Sean Kilpatrick Playing Like an All-American, But Won't Get Drafted in the 1st Round | Zagsblog
Recent Posts
About ZagsBlog
Adam Zagoria covers basketball at all levels. He is the author of two books and an award-winning journalist whose articles have appeared in ESPN The Magazine, SLAM, Sheridan Hoops, Sports Illustrated, Basketball Times and in newspapers nationwide.
Follow Zags on Twitter
Couldn't connect with Twitter
Contact Zags
Connect with Zags:
Sunday / July 14.
  • Sean Kilpatrick Playing Like an All-American, But Won’t Get Drafted in the 1st Round

    Share Zagsblog Share Zagsblog
    SKThere is a difference between college basketball and the NBA and perhaps nobody better illustrates that than Cincinnati’s Sean Kilpatrick, a 24-year-old redshirt senior having a magnificent season for the Bearcats.

    Youth, potential and upside are bonuses for NBA executives evaluating talent, whereas age, experience and wisdom are virtual negatives in this day and age.

    Of the Top 10 projected picks on the Mock Draft, none is older than 19.

    Projected No. 1 pick Joel Embiid? 19.

    No. 2 pick Andrew Wiggins? 18.

    No. 3 pick Jabari Parker? 18.

    You have to go all the way down to Kentucky’s Willie-Cauley-Stein at No. 10 to find somebody at the ripe old age of 20.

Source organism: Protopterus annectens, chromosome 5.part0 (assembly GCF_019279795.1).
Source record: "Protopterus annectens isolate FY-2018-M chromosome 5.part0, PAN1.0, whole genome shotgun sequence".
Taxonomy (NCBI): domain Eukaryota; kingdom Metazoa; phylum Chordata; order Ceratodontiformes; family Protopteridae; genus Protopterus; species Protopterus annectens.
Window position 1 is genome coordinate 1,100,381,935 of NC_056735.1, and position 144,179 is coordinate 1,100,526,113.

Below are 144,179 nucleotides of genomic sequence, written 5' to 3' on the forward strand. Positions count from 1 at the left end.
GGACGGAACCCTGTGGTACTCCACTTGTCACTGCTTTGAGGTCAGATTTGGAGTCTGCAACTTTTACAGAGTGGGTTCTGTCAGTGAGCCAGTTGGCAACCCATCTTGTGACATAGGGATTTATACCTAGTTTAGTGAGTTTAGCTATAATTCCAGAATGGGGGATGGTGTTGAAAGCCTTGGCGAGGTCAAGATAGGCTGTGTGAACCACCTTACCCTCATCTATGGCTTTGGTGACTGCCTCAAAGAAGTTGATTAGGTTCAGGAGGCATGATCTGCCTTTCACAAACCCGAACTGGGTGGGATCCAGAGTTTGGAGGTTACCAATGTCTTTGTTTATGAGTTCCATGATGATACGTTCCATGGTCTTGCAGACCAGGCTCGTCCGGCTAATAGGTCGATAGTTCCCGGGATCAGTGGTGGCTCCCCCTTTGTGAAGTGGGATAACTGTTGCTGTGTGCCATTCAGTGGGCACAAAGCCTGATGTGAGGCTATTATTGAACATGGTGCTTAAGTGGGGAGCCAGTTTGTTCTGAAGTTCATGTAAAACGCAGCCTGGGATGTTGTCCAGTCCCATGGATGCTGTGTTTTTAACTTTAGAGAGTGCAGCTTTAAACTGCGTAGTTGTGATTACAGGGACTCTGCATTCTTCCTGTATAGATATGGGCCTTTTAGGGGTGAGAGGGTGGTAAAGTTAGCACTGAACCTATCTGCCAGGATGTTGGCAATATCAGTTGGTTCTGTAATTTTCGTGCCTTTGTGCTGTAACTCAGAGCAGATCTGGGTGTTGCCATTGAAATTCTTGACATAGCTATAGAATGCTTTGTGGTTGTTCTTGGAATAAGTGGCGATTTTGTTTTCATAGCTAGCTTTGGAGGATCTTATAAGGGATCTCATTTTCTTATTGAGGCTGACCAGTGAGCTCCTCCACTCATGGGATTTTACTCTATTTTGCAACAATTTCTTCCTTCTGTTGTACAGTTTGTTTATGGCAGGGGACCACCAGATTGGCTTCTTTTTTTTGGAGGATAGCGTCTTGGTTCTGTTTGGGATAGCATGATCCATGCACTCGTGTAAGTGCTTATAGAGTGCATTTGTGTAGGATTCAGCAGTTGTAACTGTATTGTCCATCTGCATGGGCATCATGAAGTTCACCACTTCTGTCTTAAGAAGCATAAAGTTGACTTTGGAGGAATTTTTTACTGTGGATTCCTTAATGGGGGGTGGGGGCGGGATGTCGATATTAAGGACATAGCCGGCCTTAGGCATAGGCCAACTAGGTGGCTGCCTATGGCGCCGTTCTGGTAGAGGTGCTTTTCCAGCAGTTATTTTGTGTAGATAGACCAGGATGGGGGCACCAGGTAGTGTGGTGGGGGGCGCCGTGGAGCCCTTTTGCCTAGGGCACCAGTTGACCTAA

Creighton’s Doug McDermott — perhaps the favorite to win the Wooden Award — is a virtual senior citizen at 22.

    So where does that leave the 24-year-old Kilpatrick in the eyes of NBA decision-makers?

    Well, consider that he’s nowhere to be found on the board.

    Not even in the second round.

    “He’ll get some looks,” Jonathan Givony of told “The track record of 24-year-old draft picks might hold him back a bit but he’ll certainly have his chances to impress people at Portsmouth and in private workouts.”

    One former NBA executive gave this detailed explanation of the thinking.

    “GMs will always value upside over immediate impact when drafting with the first 20 picks but in the 20s and especially in the second round, GMs will look at drafting players that are either in Europe that can stay over there for a year or two, or upperclassmen (i.e. seniors) that can step in and provide a role and play 10-15 minutes in their first year,” the former exec told

    “When a player is older most GMs will take a look at the skill level, character and position to see if those qualities of that particular player fit the current makeup of their team before choosing an older player over a younger player. They may choose to have a player with more upside because GMs figure an older player is who he is and probably will only slightly improve unless it is a 4/5 positional player because they usually take more time to develop and the GM is willing to gamble on size rather than a perimeter player — such as [center] Bernard James of Dallas.

    “Kilpatrick’s skill level typically is that of either a late-first at best but more often that of a second-round selection and yes, his age will come into play though he and his team are having an excellent year.”